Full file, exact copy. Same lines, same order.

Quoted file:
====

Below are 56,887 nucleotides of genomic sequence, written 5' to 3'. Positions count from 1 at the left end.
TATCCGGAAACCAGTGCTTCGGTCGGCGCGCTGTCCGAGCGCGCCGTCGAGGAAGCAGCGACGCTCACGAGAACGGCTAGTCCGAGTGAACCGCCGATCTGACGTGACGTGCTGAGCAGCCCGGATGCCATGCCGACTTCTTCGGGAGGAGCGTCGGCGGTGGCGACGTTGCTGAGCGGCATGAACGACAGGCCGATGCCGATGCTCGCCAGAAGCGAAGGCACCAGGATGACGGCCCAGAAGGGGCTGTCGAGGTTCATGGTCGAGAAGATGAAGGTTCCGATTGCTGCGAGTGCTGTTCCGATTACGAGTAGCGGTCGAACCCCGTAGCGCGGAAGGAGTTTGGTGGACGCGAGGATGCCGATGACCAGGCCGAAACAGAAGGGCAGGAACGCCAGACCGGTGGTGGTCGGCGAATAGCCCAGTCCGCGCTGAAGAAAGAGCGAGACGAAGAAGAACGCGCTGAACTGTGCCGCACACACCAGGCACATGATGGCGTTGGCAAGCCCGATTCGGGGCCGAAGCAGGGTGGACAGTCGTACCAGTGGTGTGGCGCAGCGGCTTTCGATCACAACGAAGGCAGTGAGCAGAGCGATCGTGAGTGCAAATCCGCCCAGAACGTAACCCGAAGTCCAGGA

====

Below are 56,887 nucleotides of genomic sequence, written 5' to 3'. Positions count from 1 at the left end.
TATCCGGAAACCAGTGCTTCGGTCGGCGCGCTGTCCGAGCGCGCCGTCGAGGAAGCAGCGACGCTCACGAGAACGGCTAGTCCGAGTGAACCGCCGATCTGACGTGACGTGCTGAGCAGCCCGGATGCCATGCCGACTTCTTCGGGAGGAGCGTCGGCGGTGGCGACGTTGCTGAGCGGCATGAACGACAGGCCGATGCCGATGCTCGCCAGAAGCGAAGGCACCAGGATGACGGCCCAGAAGGGGCTGTCGAGGTTCATGGTCGAGAAGATGAAGGTTCCGATTGCTGCGAGTGCTGTTCCGATTACGAGTAGCGGTCGAACCCCGTAGCGCGGAAGGAGTTTGGTGGACGCGAGGATGCCGATGACCAGGCCGAAACAGAAGGGCAGGAACGCCAGACCGGTGGTGGTCGGCGAATAGCCCAGTCCGCGCTGAAGAAAGAGCGAGACGAAGAAGAACGCGCTGAACTGTGCCGCACACACCAGGCACATGATGGCGTTGGCAAGCCCGATTCGGGGCCGAAGCAGGGTGGACAGTCGTACCAGTGGTGTGGCGCAGCGGCTTTCGATCACAACGAAGGCAGTGAGCAGAGCGATCGTGAGTGCAAATCCGCCCAGAACGTAACCCGAAGTCCAGGA